If you have ever witnessed a fire you would know that it can be a destructive force which can destroy life and property, putting everything and everyone at risk. Rhea County has had many devastating fires which date back to its early history, and which provide an understanding of what life was life in those “early years.”

A fire which goes back to the 1800’s was one which happened in Washington during 1886. This event was written about in an unknown newspaper dated Thursday, February 25, 1886, with a headline telling that there was a destructive fire at Washington in Rhea County. The article states that Washington was the county seat of Rhea County, and that the fire occurred the morning before, which would have been Wednesday, February 24. Also, from the writer, we find that the fire was discovered too late for anything to be done toward putting it out.

The article tells that the owner of the store was John D. Howard, who slept in a room at the rear of the store, and had a large supply and variety of goods. Another item of interest was that Howard took all precautions possible to prevent his store from burglary or fire. It is stated that he had been awakened early the previous morning by the crackling flames and falling timbers in the store. After Howard rushed from his bed into the store room, he found that the only way he could escape would be through a window in the rear of the store. He woke his neighbors, but when the “bucket brigade” arrived, they found that it was too late. Flames had already spread throughout the entire store, with the dry goods, oils and other flammable materials being good fuel for the fire. The article also states that by daylight the building had burned to the ground, with only smoldering debris remaining. John Howard unfortunately had neglected to insure the store or contents; therefore, the building and goods were a total loss. According to the article, the building was valued at $2,000 and the stock at $8,000, with the total loss of the store being valued at $10,000. The news article states that the origin of the fire was not known, but that it was attributed to rats gnawing matches and spontaneous combustion.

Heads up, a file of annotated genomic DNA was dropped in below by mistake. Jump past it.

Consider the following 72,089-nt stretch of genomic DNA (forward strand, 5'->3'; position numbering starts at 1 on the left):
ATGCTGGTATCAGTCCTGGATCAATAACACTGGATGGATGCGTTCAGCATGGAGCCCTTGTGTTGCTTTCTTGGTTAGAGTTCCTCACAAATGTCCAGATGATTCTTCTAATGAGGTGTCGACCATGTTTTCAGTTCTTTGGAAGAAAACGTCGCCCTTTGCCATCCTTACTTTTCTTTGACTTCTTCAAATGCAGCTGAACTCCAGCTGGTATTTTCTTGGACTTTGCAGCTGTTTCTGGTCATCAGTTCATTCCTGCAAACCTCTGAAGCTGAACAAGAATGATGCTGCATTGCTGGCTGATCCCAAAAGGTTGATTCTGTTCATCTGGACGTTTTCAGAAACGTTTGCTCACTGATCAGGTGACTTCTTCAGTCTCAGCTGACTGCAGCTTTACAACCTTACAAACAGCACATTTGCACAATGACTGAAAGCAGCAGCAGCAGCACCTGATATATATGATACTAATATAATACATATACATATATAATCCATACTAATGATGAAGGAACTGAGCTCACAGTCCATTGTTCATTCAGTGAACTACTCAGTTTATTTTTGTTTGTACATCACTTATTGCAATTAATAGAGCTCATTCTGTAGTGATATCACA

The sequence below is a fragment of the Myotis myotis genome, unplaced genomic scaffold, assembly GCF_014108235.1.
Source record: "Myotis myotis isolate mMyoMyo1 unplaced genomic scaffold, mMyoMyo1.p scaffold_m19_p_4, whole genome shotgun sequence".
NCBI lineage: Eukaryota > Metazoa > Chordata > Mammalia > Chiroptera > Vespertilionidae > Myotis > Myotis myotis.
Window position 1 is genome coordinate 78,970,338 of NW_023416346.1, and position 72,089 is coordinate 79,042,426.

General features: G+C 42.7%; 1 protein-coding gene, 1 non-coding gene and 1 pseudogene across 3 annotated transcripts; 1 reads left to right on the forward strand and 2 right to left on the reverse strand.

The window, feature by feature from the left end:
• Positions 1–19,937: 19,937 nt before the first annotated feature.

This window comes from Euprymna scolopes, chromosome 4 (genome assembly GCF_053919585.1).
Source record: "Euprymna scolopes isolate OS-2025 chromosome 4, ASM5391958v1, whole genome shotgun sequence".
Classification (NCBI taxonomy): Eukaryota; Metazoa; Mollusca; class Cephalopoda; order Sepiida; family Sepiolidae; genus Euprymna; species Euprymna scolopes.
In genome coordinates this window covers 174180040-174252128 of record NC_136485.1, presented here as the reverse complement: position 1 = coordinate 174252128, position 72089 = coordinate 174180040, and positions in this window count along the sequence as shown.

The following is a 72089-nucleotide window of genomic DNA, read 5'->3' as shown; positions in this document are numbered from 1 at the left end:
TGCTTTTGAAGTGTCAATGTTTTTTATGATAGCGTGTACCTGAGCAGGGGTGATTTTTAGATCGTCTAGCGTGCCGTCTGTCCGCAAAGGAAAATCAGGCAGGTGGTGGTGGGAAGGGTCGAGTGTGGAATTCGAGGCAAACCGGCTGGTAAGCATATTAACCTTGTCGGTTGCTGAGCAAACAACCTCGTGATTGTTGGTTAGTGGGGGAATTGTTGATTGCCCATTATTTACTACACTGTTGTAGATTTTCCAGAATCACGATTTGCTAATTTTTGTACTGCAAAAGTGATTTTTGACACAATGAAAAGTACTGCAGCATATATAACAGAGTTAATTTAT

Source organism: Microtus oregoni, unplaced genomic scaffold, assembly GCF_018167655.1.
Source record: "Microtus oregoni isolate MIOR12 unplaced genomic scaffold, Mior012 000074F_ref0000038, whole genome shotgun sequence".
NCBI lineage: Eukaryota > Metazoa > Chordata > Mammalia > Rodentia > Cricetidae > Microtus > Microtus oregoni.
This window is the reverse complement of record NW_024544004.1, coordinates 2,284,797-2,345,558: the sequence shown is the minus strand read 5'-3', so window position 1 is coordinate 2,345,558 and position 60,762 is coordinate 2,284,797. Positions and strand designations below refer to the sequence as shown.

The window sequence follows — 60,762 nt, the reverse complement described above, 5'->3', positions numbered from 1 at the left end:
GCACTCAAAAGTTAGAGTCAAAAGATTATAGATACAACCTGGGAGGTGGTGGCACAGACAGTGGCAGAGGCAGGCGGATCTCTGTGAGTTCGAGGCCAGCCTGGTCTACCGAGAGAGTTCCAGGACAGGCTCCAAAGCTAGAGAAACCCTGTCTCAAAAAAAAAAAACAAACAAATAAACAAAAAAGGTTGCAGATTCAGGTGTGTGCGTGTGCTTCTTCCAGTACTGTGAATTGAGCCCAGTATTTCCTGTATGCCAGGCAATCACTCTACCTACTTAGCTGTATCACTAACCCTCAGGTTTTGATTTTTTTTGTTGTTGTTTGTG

Today, stores have better methods of storing feed, seed and other items which rats love to eat, and combustible materials such as matches and oil are stored so that animals cannot get to them. However, it seems that rats and other pests cannot be totally eliminated; there are still chances for fires. Also, human error is to blame for many fires because people are just naturally careless, and will leave homes and businesses with candles burning and heaters too close to materials which can burn. Even with today’s good practices, we still need to heed the lessons learned by a man who barely escaped with his life from his burning store. As always, I remind you to learn from the past in order to live in the present and prepare for the future.

Pat Guffey can be reached at pat459@charter.net